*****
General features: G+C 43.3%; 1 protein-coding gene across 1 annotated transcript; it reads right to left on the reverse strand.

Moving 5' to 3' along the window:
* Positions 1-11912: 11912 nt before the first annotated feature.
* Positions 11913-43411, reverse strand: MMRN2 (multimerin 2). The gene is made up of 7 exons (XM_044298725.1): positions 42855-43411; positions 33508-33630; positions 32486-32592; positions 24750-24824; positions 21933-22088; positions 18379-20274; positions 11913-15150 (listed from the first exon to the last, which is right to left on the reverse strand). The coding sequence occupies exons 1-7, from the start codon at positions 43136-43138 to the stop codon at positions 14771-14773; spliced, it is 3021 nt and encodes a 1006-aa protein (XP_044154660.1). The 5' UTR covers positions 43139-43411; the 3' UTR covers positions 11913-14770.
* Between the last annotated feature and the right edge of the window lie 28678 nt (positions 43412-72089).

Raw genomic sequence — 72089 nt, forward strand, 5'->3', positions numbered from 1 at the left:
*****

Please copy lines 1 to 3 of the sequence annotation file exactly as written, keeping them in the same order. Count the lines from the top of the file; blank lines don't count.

General features: G+C 43.3%; 1 protein-coding gene across 1 annotated transcript; it reads right to left on the reverse strand.

Moving 5' to 3' along the window:
* Positions 1-11912: 11912 nt before the first annotated feature.